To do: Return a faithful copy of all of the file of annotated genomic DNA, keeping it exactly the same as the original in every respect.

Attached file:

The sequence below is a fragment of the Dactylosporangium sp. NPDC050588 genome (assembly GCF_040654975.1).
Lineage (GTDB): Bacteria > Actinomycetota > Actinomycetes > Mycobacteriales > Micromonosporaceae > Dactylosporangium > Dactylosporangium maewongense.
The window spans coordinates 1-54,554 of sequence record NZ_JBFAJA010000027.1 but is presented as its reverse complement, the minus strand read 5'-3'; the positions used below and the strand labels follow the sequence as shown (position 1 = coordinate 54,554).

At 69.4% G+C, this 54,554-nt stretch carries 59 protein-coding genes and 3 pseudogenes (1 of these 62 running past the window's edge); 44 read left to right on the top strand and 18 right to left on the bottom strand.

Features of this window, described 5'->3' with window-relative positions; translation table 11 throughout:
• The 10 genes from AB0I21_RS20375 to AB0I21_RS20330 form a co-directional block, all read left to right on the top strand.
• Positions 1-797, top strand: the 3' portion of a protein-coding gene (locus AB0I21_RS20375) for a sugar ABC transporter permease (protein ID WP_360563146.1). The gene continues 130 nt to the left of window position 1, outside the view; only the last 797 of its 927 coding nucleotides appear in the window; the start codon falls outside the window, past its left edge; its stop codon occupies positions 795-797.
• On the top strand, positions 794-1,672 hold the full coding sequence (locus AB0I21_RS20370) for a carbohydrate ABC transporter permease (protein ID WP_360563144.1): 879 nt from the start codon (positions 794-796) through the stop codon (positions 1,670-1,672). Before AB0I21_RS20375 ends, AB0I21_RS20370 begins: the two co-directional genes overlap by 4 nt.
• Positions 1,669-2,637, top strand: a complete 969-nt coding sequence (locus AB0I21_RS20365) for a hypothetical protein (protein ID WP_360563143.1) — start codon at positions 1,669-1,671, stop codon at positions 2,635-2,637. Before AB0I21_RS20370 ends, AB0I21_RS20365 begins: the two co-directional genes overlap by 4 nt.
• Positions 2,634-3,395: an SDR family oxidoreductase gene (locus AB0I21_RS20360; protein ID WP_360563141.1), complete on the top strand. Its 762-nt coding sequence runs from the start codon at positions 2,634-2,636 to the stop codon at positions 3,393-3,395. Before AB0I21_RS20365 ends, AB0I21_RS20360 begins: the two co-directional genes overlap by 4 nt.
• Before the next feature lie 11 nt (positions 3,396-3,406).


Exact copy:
The sequence below is a fragment of the Dactylosporangium sp. NPDC050588 genome (assembly GCF_040654975.1).
Lineage (GTDB): Bacteria > Actinomycetota > Actinomycetes > Mycobacteriales > Micromonosporaceae > Dactylosporangium > Dactylosporangium maewongense.
The window spans coordinates 1-54,554 of sequence record NZ_JBFAJA010000027.1 but is presented as its reverse complement, the minus strand read 5'-3'; the positions used below and the strand labels follow the sequence as shown (position 1 = coordinate 54,554).

At 69.4% G+C, this 54,554-nt stretch carries 59 protein-coding genes and 3 pseudogenes (1 of these 62 running past the window's edge); 44 read left to right on the top strand and 18 right to left on the bottom strand.

Features of this window, described 5'->3' with window-relative positions; translation table 11 throughout:
• The 10 genes from AB0I21_RS20375 to AB0I21_RS20330 form a co-directional block, all read left to right on the top strand.
• Positions 1-797, top strand: the 3' portion of a protein-coding gene (locus AB0I21_RS20375) for a sugar ABC transporter permease (protein ID WP_360563146.1). The gene continues 130 nt to the left of window position 1, outside the view; only the last 797 of its 927 coding nucleotides appear in the window; the start codon falls outside the window, past its left edge; its stop codon occupies positions 795-797.
• On the top strand, positions 794-1,672 hold the full coding sequence (locus AB0I21_RS20370) for a carbohydrate ABC transporter permease (protein ID WP_360563144.1): 879 nt from the start codon (positions 794-796) through the stop codon (positions 1,670-1,672). Before AB0I21_RS20375 ends, AB0I21_RS20370 begins: the two co-directional genes overlap by 4 nt.
• Positions 1,669-2,637, top strand: a complete 969-nt coding sequence (locus AB0I21_RS20365) for a hypothetical protein (protein ID WP_360563143.1) — start codon at positions 1,669-1,671, stop codon at positions 2,635-2,637. Before AB0I21_RS20370 ends, AB0I21_RS20365 begins: the two co-directional genes overlap by 4 nt.
• Positions 2,634-3,395: an SDR family oxidoreductase gene (locus AB0I21_RS20360; protein ID WP_360563141.1), complete on the top strand. Its 762-nt coding sequence runs from the start codon at positions 2,634-2,636 to the stop codon at positions 3,393-3,395. Before AB0I21_RS20365 ends, AB0I21_RS20360 begins: the two co-directional genes overlap by 4 nt.
• Before the next feature lie 11 nt (positions 3,396-3,406).